WASHINGTON -- Conservative Republicans in the Senate overwhelmingly failed in their effort yesterday to amend the Constitution to ban gay marriage and require all states to recognize the institution solely as the union between a man and a woman. The vote was the first in a set designed to fire up the party's conservative base in advance of the November congressional elections. Senators immediately turned to a debate over eliminating the estate tax and plan to move shortly after that to a proposed constitutional amendment prohibiting flag burning.
NEWS
By Cynthia Tucker | July 4, 2005
ATLANTA - Just as you might expect, a group of finger-to-the-wind conservative congressmen have pledged to fight for legislation that would allow the Ten Commandments to be posted in courthouses around the country. Two recent Supreme Court decisions - one of which struck down such displays - has handed them a chance to seize the low ground on yet another controversial issue. These are the same congressmen, no doubt, who roar with approval every time President Bush pledges that the United States will help Iraqis install their own version of Jeffersonian democracy - one that protects government critics, religious minorities and criminal defendants.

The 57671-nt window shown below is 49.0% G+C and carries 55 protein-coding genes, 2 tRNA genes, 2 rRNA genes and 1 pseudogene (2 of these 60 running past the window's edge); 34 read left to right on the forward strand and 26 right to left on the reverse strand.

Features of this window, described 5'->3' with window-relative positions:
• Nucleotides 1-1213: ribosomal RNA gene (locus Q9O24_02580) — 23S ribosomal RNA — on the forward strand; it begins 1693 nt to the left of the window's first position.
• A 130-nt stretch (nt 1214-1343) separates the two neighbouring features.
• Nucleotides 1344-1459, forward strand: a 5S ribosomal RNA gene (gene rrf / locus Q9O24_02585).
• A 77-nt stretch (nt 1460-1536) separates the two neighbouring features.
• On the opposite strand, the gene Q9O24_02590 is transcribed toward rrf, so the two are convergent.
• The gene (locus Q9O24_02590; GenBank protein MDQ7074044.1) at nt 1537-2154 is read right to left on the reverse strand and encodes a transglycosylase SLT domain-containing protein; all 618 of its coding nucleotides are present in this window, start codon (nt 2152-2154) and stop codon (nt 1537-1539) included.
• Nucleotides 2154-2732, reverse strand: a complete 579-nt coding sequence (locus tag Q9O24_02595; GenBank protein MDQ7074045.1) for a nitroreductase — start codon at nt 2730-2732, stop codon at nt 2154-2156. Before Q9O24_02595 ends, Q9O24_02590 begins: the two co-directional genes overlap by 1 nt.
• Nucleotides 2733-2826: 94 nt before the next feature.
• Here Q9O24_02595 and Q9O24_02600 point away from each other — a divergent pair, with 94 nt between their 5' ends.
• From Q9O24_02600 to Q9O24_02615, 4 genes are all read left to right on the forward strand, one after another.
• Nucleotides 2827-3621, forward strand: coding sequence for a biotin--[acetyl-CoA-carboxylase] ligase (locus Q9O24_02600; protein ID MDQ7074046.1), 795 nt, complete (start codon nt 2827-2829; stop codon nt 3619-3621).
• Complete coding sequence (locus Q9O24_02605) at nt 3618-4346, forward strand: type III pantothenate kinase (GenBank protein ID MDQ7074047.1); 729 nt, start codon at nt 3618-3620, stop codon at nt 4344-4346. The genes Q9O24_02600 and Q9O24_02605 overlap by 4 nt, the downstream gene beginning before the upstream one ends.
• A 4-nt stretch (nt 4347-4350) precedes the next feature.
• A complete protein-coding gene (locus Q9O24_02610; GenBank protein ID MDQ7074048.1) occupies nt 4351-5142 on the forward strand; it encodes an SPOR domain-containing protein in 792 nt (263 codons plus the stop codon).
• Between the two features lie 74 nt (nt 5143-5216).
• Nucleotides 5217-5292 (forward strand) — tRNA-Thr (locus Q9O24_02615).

NEWS
June 27, 2005
THE IMAGE of an American flag burned in protest is deeply offensive to many in this country. The Stars and Stripes carries too much meaning for its desecration not to cause that reaction; that's why protestors burn it. It's a questionable tactic (and so standard a practice in some parts of the world, one wonders why they bother). Who is persuaded by such lunacy? It's a sign of fanaticism, and its practitioners gain little from the exercise. But Congress seems intent on making matters far worse.
NEWS
By David Kelly and David Kelly,LOS ANGELES TIMES | September 21, 2003
FRISCO, Colo. - Ask people here about the flag on the mountain and they may shake their heads, grimace or just walk away. But they all want to know why. "No one can believe it," said Wayne Sharrar, owner of Ol' Time Barber Shop on Main Street. "Whoever did it was a coward." His client Gary Severson frowned. "It's deplorable," he said. Last weekend, the enormous American flag, fluttering atop a local mountain to commemorate the victims of the Sept. 11 terror attacks, was slashed with knives and torched.
NEWS
June 8, 2003
School reforms shouldn't curtail access to arts While we applaud the decision to strengthen academic rigor in the middle grades, we hope that the arts are not shortchanged in the process ("Middle schools reform planned," June 2). Both research and experience, especially in poor urban schools, show that art, dance, music and drama actually enhance student motivation and achievement when integrated into the academic program. In addition, the arts teach students important concepts such as hard work, continuous improvement and respect for diversity.
NEWS
By NEW YORK TIMES NEWS SERVICE | June 4, 2003